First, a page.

“Slack is the collaboration hub that brings the right people together with all the right information and tools to get work done. Launched in 2014, Slack is the fastest-growing business application in history. Millions of people around the world use Slack to connect their teams, unify their systems, and drive their business forward. From Fortune 100 companies to corner markets, Slack helps people communicate better.”

Again, Slack is completely free and you can download the application on your mobile and laptop. I know some universities have their undergraduate research in groups so you might want to check this out! #createthedreamteam

4. Grammarly

I know I’m not the only one who has horrific experiences of sending emails with typo errors to professors or important people. I mean, it happens to the best of us, right? Well, Grammarly can help you avoid the embarrassment!

I personally used to diss those live-editing text tools. I thought it was a lazy way of proofreading work since it was too easy to have it installed and then just go. But it really did turn out to be one of the most useful tools for writing.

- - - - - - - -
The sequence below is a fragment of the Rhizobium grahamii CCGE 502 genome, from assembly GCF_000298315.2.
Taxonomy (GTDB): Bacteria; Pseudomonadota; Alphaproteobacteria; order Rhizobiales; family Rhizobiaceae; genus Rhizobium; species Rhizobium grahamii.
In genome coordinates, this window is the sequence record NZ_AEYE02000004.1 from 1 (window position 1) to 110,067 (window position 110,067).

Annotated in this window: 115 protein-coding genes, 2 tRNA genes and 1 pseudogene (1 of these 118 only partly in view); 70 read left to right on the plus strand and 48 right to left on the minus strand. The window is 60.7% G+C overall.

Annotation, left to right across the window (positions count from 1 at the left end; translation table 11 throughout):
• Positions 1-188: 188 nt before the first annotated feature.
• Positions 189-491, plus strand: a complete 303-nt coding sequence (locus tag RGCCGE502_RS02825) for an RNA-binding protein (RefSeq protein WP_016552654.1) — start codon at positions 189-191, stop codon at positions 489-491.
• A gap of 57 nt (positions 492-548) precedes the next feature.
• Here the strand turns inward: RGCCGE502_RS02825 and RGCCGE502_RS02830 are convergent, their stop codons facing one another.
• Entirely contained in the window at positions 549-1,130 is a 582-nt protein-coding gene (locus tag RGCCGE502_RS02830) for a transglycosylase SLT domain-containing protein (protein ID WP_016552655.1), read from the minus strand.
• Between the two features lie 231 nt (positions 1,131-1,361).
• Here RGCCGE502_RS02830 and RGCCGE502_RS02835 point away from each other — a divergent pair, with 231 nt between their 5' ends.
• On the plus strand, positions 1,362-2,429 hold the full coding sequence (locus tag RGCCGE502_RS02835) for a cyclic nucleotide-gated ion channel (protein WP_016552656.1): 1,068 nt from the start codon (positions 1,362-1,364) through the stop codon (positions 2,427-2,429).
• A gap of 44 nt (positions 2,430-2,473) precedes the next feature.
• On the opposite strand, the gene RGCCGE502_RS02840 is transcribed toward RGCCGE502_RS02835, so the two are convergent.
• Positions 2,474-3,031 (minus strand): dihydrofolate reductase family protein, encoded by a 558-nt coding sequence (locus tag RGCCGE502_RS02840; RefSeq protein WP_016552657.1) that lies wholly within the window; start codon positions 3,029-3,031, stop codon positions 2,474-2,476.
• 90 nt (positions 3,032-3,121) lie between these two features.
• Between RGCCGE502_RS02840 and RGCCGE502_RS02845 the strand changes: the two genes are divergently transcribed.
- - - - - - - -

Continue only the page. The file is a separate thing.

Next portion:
“Grammarly helps you write mistake-free on Gmail, Facebook, Twitter, LinkedIn, and nearly anywhere else you write on the web. It even scans your text for common and complex grammatical mistakes, spanning everything from subject-verb agreement to article use to modifier placement. Grammarly isn’t just a safety net. You’ll get detailed explanations for all your mistakes and weekly progress reports to keep you on the ball.”

I don’t think I need to explain further but you must have this – and ASAP!

5. Skillshare